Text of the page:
“Did you know that only seven percent of auctioneers are women?” Liza DiNapoli asked us as she slid open a case and brought out a giant Fred Leighton ruby ring. Surrounding the inlay jewel was a blinding number of diamonds, with enough carats to feed a whole stable of luxury rabbits.
The auction director of Fortuna Auction House was explaining the difference between the type of presentation that she would be giving on November 29th, when her firm would be holding their annual Fall ‘Fine Jewels’ bidding war, and the type given by “farm auctioneers.”
“They’re the ones who talk very fast, the men who are literally ‘selling the farm,’” she said, before launching into an impression. “Fivehundredthousanddoseeeighthundredthousand… Eighthundredthousandbidderdoihaveabidder? No? SOLD!” We were impressed.
“Sometimes I wish they would let me do my British accent during the sales,” She sighed, before morphing into an uncanny Eliza Doolittle.
“Aye, governor! Buy ‘me jewelry, ‘ai?”
We nodded, scared that if we moved too much the ring would fall off and shatter, creating a life-long debt to the auction house that we would have to pay off in indentured servitude. We parted with the ruby, reluctantly. We couldn’t linger on any one item: the Wednesday night preview at furrier Helen Yarmak’s showroom in the Crown Building had more precious jewelry for us to terrify ourselves with before the rest of the world could peak at them.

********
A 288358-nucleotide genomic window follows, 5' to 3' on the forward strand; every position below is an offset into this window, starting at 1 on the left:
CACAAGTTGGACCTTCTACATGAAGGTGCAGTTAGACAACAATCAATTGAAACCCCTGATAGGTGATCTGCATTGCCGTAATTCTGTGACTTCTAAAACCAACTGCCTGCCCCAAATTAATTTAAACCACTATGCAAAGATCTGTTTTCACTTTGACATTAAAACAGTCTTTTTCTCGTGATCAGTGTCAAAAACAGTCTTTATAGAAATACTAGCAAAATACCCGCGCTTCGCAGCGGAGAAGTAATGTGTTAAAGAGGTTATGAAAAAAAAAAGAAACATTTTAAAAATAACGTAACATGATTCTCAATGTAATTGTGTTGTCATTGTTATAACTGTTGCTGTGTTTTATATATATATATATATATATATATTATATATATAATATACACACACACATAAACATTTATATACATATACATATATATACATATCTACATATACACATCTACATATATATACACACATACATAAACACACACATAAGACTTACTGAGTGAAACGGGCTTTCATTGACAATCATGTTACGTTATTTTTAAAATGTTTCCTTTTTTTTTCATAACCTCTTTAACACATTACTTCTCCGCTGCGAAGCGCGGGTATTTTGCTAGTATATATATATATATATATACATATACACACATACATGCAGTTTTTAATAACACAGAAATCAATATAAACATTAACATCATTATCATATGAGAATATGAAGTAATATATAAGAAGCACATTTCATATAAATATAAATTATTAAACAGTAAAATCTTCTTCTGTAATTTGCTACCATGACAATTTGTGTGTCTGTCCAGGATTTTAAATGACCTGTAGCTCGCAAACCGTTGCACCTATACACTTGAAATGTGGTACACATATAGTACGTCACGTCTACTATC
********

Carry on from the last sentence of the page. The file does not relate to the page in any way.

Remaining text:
While Patricia Fields flipped through the lines of sable coats in Ms. Yarmak’s small studio, others crowded around the piece d’resistance: an obscenely large, 29.56 pear shape “fancy brown yellow” diamond ring that rotated in display box all by itself in the middle of the room.
“I wish I could say this piece had a fascinating history…that it belonged to some sort of queen or royalty,” said Seth Holehouse, Fortuna’s co-founder and managing director. “But honestly, we don’t know that much about it.” The bidding for this particular item would begin at $460,000, he said, a pretty reasonable price, we were assured.
“You want to start the estimates low, and that way when people bid up, it always looks like we managed to beat everyone’s expectations, instead of setting them,” he confided.
Everywhere we looked was gold, rubies, sapphires, and diamonds, diamonds, diamonds. Van Cleef & Arpels, Cartier, Mauboussin, Tiffany & Co., and David Webb all made appearance in wearable form, as well as several items from Ms. Yarmak’s personal collection. Michele Gerber Klein, Elena Moussa, Mickey Boardman, Cass Almendral, and R. Couri Hay mingled among the champagne and baubles, occasionally trying on an especially transfixing piece before circling its corresponding number in the catalog.
Eventually we found ourselves next to a tall Russian woman as she tried on a large snake bracelet. She turned to us: “Tsss! Tssssst!” She said, pretending to strike us with her gold serpent. “Tssst tssst!”
We looked duly surprised.
“I love these types of toys…but I already have three at home,” she shrugged, handing it back to the small man behind the counter. Next to her, a socialite and her friend weighed the pros and cons of a particular brooch.
“Look, it’s either this, or he takes me to St. Tropez.” she said. “Again.”
“I think the brooch would just mean more to me,” she finally decided.
“And it will probably last longer,” Her friend added helpfully.
There might not be a price tag on memories, but as we learned that evening, they could certainly be put on consignment.
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